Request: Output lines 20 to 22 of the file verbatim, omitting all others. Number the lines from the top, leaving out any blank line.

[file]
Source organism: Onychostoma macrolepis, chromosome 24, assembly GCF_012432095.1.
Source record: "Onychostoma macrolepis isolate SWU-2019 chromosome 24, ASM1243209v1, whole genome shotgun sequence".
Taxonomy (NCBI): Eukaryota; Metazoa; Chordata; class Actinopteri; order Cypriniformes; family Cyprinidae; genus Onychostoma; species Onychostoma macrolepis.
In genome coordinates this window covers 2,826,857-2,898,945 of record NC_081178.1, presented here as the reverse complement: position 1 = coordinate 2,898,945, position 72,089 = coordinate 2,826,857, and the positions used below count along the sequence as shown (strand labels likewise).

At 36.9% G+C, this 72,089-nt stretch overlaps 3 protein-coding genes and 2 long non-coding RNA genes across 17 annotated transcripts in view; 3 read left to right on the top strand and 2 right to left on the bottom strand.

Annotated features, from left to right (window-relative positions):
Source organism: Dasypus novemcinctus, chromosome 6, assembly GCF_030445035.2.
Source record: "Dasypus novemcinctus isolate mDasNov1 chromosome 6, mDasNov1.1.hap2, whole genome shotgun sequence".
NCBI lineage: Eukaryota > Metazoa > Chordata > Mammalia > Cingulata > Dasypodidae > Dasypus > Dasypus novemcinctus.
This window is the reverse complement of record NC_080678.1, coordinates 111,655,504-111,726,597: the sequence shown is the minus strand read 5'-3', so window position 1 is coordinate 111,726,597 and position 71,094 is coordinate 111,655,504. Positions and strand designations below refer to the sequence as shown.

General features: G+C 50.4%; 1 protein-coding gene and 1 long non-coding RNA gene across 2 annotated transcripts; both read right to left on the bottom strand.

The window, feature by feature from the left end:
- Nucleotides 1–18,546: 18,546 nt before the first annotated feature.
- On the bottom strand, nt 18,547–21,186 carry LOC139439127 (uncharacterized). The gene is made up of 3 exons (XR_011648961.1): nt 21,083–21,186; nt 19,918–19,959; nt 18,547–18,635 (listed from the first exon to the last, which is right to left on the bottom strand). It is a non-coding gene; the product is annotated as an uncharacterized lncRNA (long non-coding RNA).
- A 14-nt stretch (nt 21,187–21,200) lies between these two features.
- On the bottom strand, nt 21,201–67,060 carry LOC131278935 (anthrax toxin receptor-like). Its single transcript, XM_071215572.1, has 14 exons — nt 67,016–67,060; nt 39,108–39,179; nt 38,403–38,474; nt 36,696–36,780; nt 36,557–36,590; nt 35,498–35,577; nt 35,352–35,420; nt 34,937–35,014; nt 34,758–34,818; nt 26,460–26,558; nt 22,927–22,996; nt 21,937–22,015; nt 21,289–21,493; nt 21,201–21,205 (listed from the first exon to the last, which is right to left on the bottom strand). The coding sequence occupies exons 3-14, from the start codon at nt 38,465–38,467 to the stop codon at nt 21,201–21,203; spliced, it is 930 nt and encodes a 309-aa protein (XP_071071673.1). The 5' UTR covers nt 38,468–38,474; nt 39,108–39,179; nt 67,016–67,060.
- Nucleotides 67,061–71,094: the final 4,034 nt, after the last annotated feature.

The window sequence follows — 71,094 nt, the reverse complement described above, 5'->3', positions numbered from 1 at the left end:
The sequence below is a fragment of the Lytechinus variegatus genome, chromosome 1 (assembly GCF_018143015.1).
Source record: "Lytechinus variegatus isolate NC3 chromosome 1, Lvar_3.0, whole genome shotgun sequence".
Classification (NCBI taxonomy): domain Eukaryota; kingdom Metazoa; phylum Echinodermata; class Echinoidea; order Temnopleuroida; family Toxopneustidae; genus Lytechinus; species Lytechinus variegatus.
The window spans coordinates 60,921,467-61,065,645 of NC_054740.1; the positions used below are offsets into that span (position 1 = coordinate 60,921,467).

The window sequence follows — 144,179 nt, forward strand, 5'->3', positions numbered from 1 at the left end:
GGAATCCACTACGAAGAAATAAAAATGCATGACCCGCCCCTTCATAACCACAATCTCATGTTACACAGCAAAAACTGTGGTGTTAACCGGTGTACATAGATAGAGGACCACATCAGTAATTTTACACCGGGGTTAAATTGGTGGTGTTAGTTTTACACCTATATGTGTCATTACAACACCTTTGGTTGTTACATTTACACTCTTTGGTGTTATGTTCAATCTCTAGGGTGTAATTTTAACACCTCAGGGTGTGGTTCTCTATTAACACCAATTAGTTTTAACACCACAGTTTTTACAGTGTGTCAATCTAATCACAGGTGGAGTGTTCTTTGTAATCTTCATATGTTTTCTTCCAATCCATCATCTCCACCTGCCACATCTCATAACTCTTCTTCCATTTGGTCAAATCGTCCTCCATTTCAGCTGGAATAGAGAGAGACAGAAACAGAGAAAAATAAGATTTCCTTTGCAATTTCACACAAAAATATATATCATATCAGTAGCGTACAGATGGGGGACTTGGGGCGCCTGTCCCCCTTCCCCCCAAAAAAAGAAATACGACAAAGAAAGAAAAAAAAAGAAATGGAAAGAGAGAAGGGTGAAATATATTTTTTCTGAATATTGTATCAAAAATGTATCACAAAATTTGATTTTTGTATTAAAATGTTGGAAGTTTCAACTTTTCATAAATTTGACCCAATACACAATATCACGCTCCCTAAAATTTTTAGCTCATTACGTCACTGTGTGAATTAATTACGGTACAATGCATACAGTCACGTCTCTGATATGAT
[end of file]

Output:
Source record: "Lytechinus variegatus isolate NC3 chromosome 1, Lvar_3.0, whole genome shotgun sequence".
Classification (NCBI taxonomy): domain Eukaryota; kingdom Metazoa; phylum Echinodermata; class Echinoidea; order Temnopleuroida; family Toxopneustidae; genus Lytechinus; species Lytechinus variegatus.
The window spans coordinates 60,921,467-61,065,645 of NC_054740.1; the positions used below are offsets into that span (position 1 = coordinate 60,921,467).